Well, you know what? Give me time to breathe. Be a human being.

Take my uniform off. Hang it up and just live a life. It definitely takes a unique individual to be in this field for the right reasons and doing the right thing.

[Sophie Eden] (33:06 - 33:37)

You mentioned earlier about how the community showed their support for police officers by buying you a meal when you were out in a restaurant. Do you think there's something that the community could do to support on this side of encouraging the right people to join the police force for the right reasons?

[Michel Kershner] (33:37 - 35:52)

I really couldn't say there's one set methodology, if you could put it that way. You're dealing with individuals. You've got so many different personalities to deal with and everything else.

It's just so hard to say, hey, we're looking for this particular individual. You can't do that either because then you're sending an alpha attitude individual, you know, set thing to go out and deal with a ton of other different personalities and you can't do that either. Actually, the biggest thing about law enforcement, you know, and this is behind the curtains, is officers such as myself being in for 30 years, I can spot a bad egg coming into my profession.

I can spot a bad egg that's either going to cost the department a ton of money in lawsuits for violation of people's rights or take somebody's life. We need to be protected as, for lack of better words, whistleblowers saying, hey, chief, you know, that's a bad egg you hired. You need to really do your due diligence and look more into this individual, keep an eye on this individual.

But unfortunately, since politics has now tainted the waters of law enforcement, there's so much nepotism that you can't say anything because you don't know if you're talking about somebody's son, daughter, nephew, cousin. We live in a fishbowl when we're driving down the road. We're constantly under the public scrutiny and everything else.

But the best person to evaluate another police officer is a police officer, but we can't say anything. We have to shut up as much as some of us would want to say, hey, like I said, that's a bad egg. You can't.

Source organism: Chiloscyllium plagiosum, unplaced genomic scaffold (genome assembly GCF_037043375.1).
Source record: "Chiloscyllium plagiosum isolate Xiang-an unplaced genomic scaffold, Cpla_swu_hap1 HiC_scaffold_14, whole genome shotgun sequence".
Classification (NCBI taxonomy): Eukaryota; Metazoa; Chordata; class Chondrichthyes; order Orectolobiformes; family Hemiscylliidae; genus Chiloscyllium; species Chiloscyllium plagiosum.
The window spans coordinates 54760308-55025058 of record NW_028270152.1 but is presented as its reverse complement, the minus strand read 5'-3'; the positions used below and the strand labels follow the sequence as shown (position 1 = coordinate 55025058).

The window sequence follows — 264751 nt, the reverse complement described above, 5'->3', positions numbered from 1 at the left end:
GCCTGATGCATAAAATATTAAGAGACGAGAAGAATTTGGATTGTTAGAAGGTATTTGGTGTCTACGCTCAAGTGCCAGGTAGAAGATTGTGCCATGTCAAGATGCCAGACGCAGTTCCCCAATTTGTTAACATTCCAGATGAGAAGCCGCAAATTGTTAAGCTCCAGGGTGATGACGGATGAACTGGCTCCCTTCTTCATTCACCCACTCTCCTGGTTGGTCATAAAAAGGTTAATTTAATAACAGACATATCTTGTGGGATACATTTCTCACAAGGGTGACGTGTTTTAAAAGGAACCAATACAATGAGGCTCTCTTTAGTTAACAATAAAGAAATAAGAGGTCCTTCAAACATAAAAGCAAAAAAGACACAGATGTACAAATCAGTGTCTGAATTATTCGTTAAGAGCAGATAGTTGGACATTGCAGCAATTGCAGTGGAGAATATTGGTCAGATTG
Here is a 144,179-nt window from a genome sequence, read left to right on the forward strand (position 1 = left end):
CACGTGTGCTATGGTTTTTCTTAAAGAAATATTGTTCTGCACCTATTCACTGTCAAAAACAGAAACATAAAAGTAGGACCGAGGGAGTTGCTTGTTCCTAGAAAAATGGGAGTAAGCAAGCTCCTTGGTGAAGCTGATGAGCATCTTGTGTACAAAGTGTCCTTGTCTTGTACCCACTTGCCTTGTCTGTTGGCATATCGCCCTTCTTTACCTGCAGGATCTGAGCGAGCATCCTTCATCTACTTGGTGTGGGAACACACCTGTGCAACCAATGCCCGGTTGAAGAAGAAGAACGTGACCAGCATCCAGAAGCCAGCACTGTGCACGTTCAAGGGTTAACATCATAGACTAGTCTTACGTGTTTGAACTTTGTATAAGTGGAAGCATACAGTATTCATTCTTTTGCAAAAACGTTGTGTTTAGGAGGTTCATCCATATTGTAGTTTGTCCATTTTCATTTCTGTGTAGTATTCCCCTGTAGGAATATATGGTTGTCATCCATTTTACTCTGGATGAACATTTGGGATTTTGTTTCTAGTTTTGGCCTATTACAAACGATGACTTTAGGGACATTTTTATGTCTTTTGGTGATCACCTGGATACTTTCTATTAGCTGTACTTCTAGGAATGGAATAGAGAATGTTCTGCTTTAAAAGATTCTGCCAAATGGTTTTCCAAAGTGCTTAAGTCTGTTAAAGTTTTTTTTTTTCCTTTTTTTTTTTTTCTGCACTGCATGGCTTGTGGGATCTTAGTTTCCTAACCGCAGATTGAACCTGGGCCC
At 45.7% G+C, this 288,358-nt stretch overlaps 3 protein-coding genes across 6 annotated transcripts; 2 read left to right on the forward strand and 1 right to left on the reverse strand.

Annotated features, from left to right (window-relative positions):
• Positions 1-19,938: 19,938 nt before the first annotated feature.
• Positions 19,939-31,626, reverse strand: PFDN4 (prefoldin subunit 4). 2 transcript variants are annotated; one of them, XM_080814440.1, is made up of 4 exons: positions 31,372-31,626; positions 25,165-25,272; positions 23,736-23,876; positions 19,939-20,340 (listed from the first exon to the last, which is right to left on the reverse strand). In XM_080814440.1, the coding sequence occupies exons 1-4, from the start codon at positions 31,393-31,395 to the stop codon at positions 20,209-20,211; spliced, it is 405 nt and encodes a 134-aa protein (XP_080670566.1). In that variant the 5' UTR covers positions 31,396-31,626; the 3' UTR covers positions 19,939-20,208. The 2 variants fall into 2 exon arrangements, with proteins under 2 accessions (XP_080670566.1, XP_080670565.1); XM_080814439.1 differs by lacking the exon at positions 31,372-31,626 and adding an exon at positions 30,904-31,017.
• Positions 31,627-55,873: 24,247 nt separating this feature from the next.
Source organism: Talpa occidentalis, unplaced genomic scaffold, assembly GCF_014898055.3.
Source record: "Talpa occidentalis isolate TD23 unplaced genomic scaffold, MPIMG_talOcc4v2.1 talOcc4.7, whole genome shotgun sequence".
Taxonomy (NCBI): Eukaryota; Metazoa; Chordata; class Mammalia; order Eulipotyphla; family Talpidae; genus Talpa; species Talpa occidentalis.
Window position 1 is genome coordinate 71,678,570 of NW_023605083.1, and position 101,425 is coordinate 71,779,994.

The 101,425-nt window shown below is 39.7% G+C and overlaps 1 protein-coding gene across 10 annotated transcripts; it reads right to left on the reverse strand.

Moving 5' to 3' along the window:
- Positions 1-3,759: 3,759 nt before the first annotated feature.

You're going to be the one that's on the outside looking in. You're going to lose your job.

[Sophie Eden] (35:53 - 36:22)

Definitely a lot of complexities going on for the police officers like yourself that have been in the field for decades. What recommendations would you give to new people coming in to help them build up the endurance to be able to serve for 30 years like yourself?

[Michel Kershner] (36:22 - 37:31)

Well, don't come into it with this gung-ho attitude that you have the answers, you have the solution to everybody's problems. It's constantly evolving. Be able to adapt, be able to stand in that person's shoes and look at things from their perspective.

If I walk into a situation and I have this chip on my shoulder, like I'm going to resolve this issue, this is the way it needs to be done, yada, yada, yada. I'm doing everybody a disservice. Every incident has its own unique characteristics and those need to be respected and you need to adjust your policing accordingly.

You can't just, when you're in academy, hey, here's the black and white version of what's out there. No. I'll say like any other officer that's got as many years as I do, some even learn sooner.

What you learn in the academy, throw it away when you hit the streets. Open your ears, open your eyes, shut your mouth and learn.

[Sophie Eden] (37:32 - 37:45)

Thank you so much, Mike, for sharing your story and sharing the human side behind police work and very grateful for your service in protecting our communities.

[Michel Kershner] (37:45 - 38:04)

Thank you very much. And my motto is always treat every person you approach the way you would expect to be treated. 

Thank you for tuning in to the Municibid podcast. If you'd like to learn more about the world of government surplus, be sure to subscribe to this podcast wherever you listen to your podcasts.

Last Updated on April 4, 2024